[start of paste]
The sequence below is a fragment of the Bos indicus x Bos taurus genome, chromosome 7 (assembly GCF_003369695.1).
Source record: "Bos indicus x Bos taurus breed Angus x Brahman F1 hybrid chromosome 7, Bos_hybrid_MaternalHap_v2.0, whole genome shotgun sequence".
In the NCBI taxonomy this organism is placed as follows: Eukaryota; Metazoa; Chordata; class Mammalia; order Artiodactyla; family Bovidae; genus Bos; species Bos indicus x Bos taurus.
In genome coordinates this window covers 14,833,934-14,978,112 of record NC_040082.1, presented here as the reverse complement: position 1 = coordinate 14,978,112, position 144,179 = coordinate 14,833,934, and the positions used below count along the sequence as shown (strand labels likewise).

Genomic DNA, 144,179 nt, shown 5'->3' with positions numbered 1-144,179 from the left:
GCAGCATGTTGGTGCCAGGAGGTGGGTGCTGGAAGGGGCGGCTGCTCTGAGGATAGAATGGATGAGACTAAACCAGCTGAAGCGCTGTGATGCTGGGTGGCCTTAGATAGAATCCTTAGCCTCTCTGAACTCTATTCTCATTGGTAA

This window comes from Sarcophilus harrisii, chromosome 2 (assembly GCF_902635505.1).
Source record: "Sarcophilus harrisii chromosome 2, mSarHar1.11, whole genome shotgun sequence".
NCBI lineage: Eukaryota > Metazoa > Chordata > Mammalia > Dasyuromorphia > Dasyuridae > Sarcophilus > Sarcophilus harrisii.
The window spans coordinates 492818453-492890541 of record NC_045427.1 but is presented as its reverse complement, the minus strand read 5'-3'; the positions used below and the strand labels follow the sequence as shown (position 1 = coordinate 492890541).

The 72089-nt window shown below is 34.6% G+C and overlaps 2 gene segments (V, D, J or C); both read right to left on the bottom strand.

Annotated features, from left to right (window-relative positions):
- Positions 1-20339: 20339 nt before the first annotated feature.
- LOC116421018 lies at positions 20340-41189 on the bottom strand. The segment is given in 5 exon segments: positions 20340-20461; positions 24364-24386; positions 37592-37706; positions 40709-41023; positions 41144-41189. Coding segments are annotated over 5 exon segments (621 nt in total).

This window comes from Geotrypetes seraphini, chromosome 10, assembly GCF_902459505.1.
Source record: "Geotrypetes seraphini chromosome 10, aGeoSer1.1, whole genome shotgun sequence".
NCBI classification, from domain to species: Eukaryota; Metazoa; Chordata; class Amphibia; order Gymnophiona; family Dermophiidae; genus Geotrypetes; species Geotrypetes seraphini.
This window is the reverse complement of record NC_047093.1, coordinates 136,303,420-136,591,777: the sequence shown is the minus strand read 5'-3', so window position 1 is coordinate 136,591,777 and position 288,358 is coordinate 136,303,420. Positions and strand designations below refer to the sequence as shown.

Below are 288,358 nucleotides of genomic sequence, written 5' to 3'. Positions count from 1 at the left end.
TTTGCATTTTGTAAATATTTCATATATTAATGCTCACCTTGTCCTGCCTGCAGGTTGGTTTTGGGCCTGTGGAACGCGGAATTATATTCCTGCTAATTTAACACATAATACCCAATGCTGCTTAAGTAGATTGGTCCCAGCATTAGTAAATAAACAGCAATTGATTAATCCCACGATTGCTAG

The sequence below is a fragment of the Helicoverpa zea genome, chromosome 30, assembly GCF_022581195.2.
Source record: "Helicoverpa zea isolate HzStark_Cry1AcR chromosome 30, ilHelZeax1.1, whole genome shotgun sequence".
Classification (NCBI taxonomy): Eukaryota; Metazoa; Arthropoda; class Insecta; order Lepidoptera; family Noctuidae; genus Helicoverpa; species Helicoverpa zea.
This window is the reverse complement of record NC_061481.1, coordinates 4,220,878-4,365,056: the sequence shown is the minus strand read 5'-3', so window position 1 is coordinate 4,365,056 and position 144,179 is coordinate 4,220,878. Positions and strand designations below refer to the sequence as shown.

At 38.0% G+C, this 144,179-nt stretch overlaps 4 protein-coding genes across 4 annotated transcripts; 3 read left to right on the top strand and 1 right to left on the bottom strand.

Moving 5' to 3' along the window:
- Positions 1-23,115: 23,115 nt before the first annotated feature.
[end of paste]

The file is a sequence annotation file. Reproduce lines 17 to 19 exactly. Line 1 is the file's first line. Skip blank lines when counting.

NCBI classification, from domain to species: Eukaryota; Metazoa; Chordata; class Amphibia; order Gymnophiona; family Dermophiidae; genus Geotrypetes; species Geotrypetes seraphini.
This window is the reverse complement of record NC_047093.1, coordinates 136,303,420-136,591,777: the sequence shown is the minus strand read 5'-3', so window position 1 is coordinate 136,591,777 and position 288,358 is coordinate 136,303,420. Positions and strand designations below refer to the sequence as shown.

Below are 288,358 nucleotides of genomic sequence, written 5' to 3'. Positions count from 1 at the left end.